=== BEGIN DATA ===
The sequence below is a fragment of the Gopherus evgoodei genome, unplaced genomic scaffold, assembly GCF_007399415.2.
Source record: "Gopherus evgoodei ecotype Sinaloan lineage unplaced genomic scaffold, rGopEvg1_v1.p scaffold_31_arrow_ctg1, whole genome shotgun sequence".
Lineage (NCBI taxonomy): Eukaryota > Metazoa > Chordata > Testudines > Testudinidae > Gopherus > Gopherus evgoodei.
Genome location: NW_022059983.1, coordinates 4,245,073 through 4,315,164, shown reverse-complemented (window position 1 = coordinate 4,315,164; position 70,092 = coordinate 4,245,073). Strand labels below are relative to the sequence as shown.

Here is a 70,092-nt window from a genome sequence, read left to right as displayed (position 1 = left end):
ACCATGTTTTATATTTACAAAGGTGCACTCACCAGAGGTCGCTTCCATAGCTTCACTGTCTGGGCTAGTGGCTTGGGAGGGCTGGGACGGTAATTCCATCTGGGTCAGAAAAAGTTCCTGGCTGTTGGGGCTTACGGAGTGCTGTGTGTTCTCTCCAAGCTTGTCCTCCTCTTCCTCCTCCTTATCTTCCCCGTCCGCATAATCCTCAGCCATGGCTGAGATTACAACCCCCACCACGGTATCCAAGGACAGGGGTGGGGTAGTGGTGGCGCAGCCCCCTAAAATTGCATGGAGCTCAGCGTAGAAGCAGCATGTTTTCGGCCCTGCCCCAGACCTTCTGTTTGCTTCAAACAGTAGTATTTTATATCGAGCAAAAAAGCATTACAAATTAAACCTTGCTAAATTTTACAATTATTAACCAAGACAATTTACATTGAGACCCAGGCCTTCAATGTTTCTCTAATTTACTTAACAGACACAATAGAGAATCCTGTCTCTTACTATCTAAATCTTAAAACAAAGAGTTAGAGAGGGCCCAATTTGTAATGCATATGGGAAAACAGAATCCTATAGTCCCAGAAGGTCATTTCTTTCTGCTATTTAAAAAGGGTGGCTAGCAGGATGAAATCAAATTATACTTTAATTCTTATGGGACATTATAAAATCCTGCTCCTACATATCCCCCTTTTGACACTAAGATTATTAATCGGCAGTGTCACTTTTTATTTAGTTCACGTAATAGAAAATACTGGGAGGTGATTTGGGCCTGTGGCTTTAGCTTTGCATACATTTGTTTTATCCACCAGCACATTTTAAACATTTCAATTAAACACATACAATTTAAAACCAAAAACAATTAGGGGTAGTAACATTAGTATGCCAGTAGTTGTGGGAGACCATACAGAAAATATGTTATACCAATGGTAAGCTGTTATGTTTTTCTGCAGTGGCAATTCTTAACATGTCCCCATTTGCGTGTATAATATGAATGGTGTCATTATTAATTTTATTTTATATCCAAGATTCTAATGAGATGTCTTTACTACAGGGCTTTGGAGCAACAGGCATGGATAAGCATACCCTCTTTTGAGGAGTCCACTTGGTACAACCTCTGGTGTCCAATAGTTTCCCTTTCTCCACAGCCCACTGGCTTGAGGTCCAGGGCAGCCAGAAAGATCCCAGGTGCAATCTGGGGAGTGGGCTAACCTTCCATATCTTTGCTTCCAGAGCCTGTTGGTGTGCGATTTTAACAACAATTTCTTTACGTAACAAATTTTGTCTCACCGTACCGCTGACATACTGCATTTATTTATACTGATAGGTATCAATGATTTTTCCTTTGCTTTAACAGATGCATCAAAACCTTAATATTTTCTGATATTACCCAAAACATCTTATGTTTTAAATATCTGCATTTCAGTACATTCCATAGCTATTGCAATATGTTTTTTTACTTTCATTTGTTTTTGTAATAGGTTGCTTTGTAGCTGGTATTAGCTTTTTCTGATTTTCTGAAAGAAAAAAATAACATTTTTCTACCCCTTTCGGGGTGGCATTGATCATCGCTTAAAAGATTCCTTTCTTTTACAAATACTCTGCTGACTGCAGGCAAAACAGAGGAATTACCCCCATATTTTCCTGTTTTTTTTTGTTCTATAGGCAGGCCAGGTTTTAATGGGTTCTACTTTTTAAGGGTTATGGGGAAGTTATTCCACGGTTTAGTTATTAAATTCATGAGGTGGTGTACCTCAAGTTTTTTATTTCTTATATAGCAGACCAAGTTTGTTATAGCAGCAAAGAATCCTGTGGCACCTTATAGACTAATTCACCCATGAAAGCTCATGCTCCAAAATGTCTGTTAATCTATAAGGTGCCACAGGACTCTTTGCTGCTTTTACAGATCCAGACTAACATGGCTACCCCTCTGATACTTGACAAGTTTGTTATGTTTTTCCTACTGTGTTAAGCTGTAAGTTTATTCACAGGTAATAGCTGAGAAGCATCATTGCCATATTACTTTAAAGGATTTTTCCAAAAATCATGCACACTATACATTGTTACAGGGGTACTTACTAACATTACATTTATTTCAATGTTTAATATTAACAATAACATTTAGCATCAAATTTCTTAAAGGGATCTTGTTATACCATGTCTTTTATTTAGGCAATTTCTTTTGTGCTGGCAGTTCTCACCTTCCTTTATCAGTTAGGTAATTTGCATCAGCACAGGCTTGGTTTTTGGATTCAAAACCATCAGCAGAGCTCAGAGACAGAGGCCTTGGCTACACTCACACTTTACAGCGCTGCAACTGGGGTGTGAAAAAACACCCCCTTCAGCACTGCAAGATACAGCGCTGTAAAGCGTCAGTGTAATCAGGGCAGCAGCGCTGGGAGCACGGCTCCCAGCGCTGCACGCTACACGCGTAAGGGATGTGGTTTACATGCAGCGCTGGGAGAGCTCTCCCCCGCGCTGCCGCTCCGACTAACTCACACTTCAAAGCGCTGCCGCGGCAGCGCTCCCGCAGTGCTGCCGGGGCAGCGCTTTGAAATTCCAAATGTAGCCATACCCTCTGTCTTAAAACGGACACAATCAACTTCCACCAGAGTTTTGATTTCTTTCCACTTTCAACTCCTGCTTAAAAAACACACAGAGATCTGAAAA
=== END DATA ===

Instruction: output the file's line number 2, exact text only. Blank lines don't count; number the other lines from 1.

Source record: "Gopherus evgoodei ecotype Sinaloan lineage unplaced genomic scaffold, rGopEvg1_v1.p scaffold_31_arrow_ctg1, whole genome shotgun sequence".